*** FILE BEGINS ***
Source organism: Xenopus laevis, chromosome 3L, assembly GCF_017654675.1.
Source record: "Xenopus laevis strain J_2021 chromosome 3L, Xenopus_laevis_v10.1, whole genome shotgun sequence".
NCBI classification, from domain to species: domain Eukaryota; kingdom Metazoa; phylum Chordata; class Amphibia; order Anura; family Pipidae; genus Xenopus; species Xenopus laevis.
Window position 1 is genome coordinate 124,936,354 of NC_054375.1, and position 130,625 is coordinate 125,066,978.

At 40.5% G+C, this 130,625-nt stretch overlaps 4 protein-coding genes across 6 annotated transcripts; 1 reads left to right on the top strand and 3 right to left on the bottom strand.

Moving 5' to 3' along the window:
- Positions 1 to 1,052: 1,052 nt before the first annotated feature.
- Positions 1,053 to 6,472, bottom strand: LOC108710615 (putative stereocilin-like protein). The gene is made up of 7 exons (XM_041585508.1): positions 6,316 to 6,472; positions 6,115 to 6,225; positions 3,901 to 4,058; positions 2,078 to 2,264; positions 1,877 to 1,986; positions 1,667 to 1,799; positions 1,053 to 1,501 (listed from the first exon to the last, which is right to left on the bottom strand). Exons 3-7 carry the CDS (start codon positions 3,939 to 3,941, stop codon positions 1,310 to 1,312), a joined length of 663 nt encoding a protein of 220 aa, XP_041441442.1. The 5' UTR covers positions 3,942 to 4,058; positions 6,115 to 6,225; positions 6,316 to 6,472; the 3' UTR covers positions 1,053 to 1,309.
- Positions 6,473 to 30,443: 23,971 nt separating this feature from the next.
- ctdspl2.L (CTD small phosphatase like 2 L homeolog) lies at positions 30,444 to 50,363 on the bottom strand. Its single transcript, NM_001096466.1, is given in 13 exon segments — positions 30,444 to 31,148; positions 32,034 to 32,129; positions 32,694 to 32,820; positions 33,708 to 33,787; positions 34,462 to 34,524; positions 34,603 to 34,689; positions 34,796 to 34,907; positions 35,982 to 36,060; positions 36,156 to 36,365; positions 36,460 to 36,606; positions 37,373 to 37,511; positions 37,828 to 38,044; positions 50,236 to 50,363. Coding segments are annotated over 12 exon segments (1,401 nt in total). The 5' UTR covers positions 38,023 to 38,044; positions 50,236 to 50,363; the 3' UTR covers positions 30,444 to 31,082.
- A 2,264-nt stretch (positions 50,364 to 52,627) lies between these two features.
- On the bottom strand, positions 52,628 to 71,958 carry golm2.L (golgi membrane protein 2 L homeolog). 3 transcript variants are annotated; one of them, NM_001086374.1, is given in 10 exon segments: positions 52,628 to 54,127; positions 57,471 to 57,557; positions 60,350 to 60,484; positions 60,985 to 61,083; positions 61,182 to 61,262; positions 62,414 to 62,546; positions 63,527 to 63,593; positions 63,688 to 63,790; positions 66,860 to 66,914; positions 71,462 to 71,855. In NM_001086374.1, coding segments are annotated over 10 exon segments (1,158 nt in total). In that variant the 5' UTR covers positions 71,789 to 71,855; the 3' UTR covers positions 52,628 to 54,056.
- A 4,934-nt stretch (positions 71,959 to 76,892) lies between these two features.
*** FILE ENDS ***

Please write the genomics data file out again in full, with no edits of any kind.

Source organism: Xenopus laevis, chromosome 3L, assembly GCF_017654675.1.
Source record: "Xenopus laevis strain J_2021 chromosome 3L, Xenopus_laevis_v10.1, whole genome shotgun sequence".
NCBI classification, from domain to species: domain Eukaryota; kingdom Metazoa; phylum Chordata; class Amphibia; order Anura; family Pipidae; genus Xenopus; species Xenopus laevis.
Window position 1 is genome coordinate 124,936,354 of NC_054375.1, and position 130,625 is coordinate 125,066,978.

At 40.5% G+C, this 130,625-nt stretch overlaps 4 protein-coding genes across 6 annotated transcripts; 1 reads left to right on the top strand and 3 right to left on the bottom strand.

Moving 5' to 3' along the window:
- Positions 1 to 1,052: 1,052 nt before the first annotated feature.
- Positions 1,053 to 6,472, bottom strand: LOC108710615 (putative stereocilin-like protein). The gene is made up of 7 exons (XM_041585508.1): positions 6,316 to 6,472; positions 6,115 to 6,225; positions 3,901 to 4,058; positions 2,078 to 2,264; positions 1,877 to 1,986; positions 1,667 to 1,799; positions 1,053 to 1,501 (listed from the first exon to the last, which is right to left on the bottom strand). Exons 3-7 carry the CDS (start codon positions 3,939 to 3,941, stop codon positions 1,310 to 1,312), a joined length of 663 nt encoding a protein of 220 aa, XP_041441442.1. The 5' UTR covers positions 3,942 to 4,058; positions 6,115 to 6,225; positions 6,316 to 6,472; the 3' UTR covers positions 1,053 to 1,309.
- Positions 6,473 to 30,443: 23,971 nt separating this feature from the next.
- ctdspl2.L (CTD small phosphatase like 2 L homeolog) lies at positions 30,444 to 50,363 on the bottom strand. Its single transcript, NM_001096466.1, is given in 13 exon segments — positions 30,444 to 31,148; positions 32,034 to 32,129; positions 32,694 to 32,820; positions 33,708 to 33,787; positions 34,462 to 34,524; positions 34,603 to 34,689; positions 34,796 to 34,907; positions 35,982 to 36,060; positions 36,156 to 36,365; positions 36,460 to 36,606; positions 37,373 to 37,511; positions 37,828 to 38,044; positions 50,236 to 50,363. Coding segments are annotated over 12 exon segments (1,401 nt in total). The 5' UTR covers positions 38,023 to 38,044; positions 50,236 to 50,363; the 3' UTR covers positions 30,444 to 31,082.
- A 2,264-nt stretch (positions 50,364 to 52,627) lies between these two features.
- On the bottom strand, positions 52,628 to 71,958 carry golm2.L (golgi membrane protein 2 L homeolog). 3 transcript variants are annotated; one of them, NM_001086374.1, is given in 10 exon segments: positions 52,628 to 54,127; positions 57,471 to 57,557; positions 60,350 to 60,484; positions 60,985 to 61,083; positions 61,182 to 61,262; positions 62,414 to 62,546; positions 63,527 to 63,593; positions 63,688 to 63,790; positions 66,860 to 66,914; positions 71,462 to 71,855. In NM_001086374.1, coding segments are annotated over 10 exon segments (1,158 nt in total). In that variant the 5' UTR covers positions 71,789 to 71,855; the 3' UTR covers positions 52,628 to 54,056.
- A 4,934-nt stretch (positions 71,959 to 76,892) lies between these two features.